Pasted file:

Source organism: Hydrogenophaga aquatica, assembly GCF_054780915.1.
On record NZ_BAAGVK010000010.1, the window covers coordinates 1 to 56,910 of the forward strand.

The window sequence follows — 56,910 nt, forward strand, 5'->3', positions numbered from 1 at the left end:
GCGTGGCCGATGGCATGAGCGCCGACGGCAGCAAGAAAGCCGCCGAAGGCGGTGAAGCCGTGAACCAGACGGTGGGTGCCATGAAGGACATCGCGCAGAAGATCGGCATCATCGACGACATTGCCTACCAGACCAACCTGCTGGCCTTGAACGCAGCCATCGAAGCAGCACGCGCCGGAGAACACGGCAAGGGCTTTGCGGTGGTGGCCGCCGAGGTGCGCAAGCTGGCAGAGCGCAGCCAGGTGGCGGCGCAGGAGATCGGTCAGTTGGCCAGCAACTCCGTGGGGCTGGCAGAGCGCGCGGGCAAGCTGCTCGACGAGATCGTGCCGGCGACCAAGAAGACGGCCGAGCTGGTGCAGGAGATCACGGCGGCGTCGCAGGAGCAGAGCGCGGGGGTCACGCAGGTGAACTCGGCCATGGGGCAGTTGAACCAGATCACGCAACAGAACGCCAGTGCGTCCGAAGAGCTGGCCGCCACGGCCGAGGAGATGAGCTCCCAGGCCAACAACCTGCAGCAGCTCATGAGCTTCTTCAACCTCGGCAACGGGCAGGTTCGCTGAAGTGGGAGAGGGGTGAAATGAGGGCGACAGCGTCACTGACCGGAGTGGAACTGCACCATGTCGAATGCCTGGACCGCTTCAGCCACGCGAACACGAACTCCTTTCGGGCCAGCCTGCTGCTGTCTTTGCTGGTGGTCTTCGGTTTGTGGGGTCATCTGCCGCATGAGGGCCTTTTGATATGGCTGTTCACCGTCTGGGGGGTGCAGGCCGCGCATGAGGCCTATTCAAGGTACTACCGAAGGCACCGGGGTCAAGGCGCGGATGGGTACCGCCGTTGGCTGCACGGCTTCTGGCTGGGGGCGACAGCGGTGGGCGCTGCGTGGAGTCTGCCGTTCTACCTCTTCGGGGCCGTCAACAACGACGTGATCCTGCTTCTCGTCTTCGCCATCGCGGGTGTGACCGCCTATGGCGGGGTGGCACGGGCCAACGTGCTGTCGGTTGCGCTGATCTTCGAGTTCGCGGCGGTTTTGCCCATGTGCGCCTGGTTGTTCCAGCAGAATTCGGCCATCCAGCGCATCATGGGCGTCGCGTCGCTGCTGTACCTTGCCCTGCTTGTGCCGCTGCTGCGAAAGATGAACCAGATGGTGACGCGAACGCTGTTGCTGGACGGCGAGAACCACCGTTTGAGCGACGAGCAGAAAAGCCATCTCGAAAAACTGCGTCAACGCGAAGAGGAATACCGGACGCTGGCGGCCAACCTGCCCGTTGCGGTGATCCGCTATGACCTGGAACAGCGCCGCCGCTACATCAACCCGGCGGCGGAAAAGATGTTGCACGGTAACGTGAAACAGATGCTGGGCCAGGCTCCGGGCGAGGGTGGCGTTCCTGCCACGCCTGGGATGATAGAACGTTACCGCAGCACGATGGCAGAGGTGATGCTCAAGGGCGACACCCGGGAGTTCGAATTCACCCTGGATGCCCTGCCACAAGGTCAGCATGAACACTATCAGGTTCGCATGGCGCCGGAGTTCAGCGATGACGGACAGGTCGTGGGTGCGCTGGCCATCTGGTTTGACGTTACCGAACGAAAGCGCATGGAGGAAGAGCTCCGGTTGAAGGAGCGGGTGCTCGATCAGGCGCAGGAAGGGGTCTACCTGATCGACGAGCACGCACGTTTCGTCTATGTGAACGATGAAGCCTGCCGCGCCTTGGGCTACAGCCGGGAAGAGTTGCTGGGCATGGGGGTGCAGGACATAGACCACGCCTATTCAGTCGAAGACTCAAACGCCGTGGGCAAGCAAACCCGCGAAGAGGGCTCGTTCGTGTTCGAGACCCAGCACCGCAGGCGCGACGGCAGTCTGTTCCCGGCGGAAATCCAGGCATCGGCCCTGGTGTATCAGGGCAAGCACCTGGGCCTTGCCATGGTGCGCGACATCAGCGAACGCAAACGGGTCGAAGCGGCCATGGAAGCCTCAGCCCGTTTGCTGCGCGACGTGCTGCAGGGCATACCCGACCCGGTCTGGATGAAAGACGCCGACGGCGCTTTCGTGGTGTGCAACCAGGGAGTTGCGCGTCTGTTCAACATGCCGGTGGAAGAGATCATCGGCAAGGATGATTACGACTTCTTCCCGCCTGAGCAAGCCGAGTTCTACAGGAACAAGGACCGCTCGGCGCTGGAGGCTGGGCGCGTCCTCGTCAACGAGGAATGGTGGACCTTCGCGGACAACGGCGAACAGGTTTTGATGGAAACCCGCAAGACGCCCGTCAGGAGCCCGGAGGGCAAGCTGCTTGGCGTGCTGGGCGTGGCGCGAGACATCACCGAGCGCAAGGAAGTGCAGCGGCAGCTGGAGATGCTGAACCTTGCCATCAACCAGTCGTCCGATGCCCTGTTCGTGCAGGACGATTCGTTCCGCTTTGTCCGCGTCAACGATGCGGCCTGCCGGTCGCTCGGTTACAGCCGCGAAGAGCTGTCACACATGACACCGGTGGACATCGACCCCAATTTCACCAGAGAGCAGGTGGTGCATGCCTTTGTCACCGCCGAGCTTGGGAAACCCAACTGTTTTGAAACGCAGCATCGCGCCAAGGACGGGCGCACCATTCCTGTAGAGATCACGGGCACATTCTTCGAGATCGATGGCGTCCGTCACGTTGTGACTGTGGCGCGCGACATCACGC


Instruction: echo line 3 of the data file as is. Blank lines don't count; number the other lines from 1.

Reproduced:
The window sequence follows — 56,910 nt, forward strand, 5'->3', positions numbered from 1 at the left end: